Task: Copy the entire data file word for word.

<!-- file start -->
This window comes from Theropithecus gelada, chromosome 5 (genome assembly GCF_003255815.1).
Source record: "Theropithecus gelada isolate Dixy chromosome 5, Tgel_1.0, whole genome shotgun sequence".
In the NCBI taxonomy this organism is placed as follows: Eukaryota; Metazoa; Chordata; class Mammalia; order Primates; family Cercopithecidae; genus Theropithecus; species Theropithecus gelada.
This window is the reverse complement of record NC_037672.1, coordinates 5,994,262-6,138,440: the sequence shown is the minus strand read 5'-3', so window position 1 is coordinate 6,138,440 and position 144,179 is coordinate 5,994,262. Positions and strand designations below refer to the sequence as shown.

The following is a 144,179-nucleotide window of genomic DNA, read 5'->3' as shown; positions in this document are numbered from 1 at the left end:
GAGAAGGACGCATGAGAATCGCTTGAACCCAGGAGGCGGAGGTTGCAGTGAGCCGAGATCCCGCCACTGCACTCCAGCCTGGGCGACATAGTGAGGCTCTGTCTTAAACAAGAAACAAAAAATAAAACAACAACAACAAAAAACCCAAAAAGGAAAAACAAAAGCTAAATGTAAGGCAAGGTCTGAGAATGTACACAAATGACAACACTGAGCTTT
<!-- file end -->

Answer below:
This window comes from Theropithecus gelada, chromosome 5 (genome assembly GCF_003255815.1).
Source record: "Theropithecus gelada isolate Dixy chromosome 5, Tgel_1.0, whole genome shotgun sequence".
In the NCBI taxonomy this organism is placed as follows: Eukaryota; Metazoa; Chordata; class Mammalia; order Primates; family Cercopithecidae; genus Theropithecus; species Theropithecus gelada.
This window is the reverse complement of record NC_037672.1, coordinates 5,994,262-6,138,440: the sequence shown is the minus strand read 5'-3', so window position 1 is coordinate 6,138,440 and position 144,179 is coordinate 5,994,262. Positions and strand designations below refer to the sequence as shown.

The following is a 144,179-nucleotide window of genomic DNA, read 5'->3' as shown; positions in this document are numbered from 1 at the left end:
GAGAAGGACGCATGAGAATCGCTTGAACCCAGGAGGCGGAGGTTGCAGTGAGCCGAGATCCCGCCACTGCACTCCAGCCTGGGCGACATAGTGAGGCTCTGTCTTAAACAAGAAACAAAAAATAAAACAACAACAACAAAAAACCCAAAAAGGAAAAACAAAAGCTAAATGTAAGGCAAGGTCTGAGAATGTACACAAATGACAACACTGAGCTTT